Where we live, September 22 is a placeholder. An astronomically inspired bit of mathematics that has been used to define the turn of the season, and for our purposes here the first day of Autumn since the time of Julius Caesar. While September 22 is technically the first day of Autumn, at our house, we reserve the right to proclaim Autumn’s arrival based on temperature and/or the first turning of leaves. Every season has its splendor, but in my mind, Autumn offers the most effusive display of change in the world. Many Autumns I’ve been fortunate to see, and each year I find the magic of this turning in the world breathtaking.

A peculiar mix of warm color, cold air, brilliance across the landscape and the coming of darkness adorn this time with an intoxicating sense of denouement. So much has happened across the present year that will soon be relegated to memory. The garden falls to slumber and things once so bright green and forthcoming with sustenance find their way into withered repose. The canopy that shrouds our humble home dons regiment fit for royalty on high holiday. The heavy clothing that had long ago been stowed away at the last breath of spring again finds purpose as the morning dew turns to frost; the warm days trading their humid gravity for chilling wind.

During these days of true Autumn on the dark early mornings in our household, Vince Guaraldi can be heard playing Peanuts jazz from “Linus and Lucy” to the “Great Pumpkin Waltz,” the soundtrack to the season. The boys and I dance, and laugh, and remember all the Falls we’ve lived in the past; leaf pile diving, pumpkin carving parties,  Halloweens, and Thanksgivings that this breathtaking season has afforded us. The end of daylight savings, soon upon us, will bring a new brightness, but no respite from the biting chill of these Fall mornings. Somehow this precursor to Winter has become our most memory-laden season; both beautiful and heart-wrenching in that time moves so quickly, and so beautifully. We have only so many Autumns left to relish.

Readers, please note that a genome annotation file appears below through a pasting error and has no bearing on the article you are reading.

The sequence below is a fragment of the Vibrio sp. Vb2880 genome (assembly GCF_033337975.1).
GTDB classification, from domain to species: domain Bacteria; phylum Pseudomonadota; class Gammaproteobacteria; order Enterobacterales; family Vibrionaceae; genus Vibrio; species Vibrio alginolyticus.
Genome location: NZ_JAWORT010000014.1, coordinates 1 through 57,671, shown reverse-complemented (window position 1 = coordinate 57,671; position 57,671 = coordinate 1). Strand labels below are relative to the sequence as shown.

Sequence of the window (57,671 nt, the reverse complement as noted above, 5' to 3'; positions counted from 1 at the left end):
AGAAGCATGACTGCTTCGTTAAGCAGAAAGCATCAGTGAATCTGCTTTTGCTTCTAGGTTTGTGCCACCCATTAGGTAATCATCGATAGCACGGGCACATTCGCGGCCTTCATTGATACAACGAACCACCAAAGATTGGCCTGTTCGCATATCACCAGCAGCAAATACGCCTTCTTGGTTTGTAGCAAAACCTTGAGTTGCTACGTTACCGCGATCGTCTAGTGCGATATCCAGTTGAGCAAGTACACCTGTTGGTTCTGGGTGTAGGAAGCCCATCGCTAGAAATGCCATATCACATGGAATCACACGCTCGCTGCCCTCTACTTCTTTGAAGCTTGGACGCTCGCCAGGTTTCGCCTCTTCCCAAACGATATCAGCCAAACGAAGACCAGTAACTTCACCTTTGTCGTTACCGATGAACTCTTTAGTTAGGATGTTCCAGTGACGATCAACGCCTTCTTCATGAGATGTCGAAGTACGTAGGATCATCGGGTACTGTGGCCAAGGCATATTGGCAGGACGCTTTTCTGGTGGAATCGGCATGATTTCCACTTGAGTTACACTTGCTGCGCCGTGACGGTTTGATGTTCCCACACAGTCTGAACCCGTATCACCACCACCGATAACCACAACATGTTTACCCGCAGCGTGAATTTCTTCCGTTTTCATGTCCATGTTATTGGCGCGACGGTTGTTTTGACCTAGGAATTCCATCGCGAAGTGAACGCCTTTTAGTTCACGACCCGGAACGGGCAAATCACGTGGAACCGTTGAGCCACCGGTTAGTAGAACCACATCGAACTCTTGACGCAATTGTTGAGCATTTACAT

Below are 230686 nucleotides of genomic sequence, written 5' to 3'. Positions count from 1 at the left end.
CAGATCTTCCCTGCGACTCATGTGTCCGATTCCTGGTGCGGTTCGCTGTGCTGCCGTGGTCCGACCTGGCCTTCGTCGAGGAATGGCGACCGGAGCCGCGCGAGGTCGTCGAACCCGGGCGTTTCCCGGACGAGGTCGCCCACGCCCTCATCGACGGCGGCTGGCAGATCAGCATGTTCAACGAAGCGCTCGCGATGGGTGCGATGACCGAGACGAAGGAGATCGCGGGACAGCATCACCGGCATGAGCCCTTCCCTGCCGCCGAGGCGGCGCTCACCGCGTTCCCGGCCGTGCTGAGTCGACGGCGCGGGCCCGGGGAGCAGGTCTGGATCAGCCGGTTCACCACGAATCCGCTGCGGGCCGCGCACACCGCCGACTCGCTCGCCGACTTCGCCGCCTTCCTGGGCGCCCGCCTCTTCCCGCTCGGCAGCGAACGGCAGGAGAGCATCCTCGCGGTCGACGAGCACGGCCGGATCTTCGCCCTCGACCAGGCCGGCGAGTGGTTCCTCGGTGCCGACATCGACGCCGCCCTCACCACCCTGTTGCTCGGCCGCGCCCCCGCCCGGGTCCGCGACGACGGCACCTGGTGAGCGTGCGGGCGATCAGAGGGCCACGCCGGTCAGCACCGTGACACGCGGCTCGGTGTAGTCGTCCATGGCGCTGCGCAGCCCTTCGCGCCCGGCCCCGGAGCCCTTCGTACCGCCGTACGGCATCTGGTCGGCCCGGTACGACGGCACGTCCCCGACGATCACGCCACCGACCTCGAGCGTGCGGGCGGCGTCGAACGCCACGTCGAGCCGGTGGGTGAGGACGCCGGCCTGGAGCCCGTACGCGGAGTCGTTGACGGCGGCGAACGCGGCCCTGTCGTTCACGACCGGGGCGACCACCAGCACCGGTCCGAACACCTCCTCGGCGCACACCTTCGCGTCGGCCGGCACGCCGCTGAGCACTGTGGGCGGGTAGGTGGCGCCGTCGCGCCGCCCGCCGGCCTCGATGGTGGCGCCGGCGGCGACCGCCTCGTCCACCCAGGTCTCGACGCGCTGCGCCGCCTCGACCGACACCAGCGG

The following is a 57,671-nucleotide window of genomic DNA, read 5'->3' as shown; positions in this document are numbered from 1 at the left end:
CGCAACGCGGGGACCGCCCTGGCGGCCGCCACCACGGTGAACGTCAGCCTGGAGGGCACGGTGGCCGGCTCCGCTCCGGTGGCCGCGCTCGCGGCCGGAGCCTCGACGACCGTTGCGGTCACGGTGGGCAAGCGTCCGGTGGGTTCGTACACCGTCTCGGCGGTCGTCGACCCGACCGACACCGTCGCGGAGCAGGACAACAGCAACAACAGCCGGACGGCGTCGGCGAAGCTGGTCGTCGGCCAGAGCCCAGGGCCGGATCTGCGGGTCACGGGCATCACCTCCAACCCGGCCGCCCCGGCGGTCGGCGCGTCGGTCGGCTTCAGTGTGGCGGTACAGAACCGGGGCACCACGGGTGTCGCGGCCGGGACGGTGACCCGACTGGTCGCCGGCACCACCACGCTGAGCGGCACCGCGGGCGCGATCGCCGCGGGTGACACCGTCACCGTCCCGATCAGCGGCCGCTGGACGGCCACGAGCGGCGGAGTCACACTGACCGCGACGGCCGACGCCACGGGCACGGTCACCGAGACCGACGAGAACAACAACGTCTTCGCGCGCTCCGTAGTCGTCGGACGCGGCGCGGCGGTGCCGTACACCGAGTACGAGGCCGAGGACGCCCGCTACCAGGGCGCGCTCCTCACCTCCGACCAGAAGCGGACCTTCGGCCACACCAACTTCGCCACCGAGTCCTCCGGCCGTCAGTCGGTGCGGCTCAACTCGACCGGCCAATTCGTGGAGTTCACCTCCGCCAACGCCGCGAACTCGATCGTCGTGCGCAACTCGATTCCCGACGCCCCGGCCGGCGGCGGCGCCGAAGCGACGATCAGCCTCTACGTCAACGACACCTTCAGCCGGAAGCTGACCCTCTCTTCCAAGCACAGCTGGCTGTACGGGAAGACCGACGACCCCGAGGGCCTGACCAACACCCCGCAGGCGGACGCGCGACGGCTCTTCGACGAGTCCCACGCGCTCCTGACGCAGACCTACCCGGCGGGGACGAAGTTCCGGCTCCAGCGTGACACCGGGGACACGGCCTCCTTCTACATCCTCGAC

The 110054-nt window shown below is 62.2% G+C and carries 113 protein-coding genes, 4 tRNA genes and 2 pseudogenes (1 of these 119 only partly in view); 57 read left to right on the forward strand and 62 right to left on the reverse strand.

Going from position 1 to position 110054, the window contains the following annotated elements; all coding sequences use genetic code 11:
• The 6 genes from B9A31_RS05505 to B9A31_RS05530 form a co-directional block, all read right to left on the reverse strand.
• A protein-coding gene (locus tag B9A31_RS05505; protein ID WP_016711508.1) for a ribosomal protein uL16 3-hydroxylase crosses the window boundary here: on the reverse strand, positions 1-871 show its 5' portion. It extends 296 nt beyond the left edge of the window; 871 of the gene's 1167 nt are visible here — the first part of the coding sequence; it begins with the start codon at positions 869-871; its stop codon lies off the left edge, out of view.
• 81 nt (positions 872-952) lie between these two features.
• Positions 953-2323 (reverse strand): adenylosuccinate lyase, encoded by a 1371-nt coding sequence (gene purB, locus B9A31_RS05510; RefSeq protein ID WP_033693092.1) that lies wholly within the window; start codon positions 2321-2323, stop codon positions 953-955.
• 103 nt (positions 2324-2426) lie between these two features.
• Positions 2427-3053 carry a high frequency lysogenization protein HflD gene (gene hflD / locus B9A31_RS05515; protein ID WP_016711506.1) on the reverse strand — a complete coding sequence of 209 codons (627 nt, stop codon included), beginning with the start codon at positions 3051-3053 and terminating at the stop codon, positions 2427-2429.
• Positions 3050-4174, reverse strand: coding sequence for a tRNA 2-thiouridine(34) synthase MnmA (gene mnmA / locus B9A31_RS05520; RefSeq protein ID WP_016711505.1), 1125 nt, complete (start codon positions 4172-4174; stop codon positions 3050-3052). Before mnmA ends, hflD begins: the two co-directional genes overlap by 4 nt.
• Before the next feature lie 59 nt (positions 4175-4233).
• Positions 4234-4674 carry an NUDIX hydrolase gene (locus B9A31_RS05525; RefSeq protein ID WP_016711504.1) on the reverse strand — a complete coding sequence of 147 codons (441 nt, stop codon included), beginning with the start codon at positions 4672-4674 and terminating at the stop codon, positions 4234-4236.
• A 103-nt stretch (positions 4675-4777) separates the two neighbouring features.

Harvest time, the work is to be done, but the rest and reflection are soon to follow. It is a time for the celebration of another year lived and hopefully made the most of.  May your Autumn as our’s be full of friendship and family, bountiful harvest, appreciation, and gratitude for the sheer miracle of our ability to know we are alive here and now surrounded by the spectacular transformation that is Autumn.

Lester McClain and the Bear – IV

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For more on that which lead to this, see Lester McClain and the Bear I, II, & III.

On Saturday, October 5th Lester awoke to the golden shimmer of autumn sunlight sparkling on the turning Aspen leaves. Rubbing the sleep from his eyes, he focused on a scene that secured in his still foggy mind the notion that he was indeed still asleep. Dillon, the barkeep, stood just outside the picture window smoking a morning cigarette. Shash stood towering over the kitchen counter pouring himself a cup of steaming hot coffee, and the enormous Grizzly bear sat in the corner of the kitchen. The bear appeared to be deep in thought.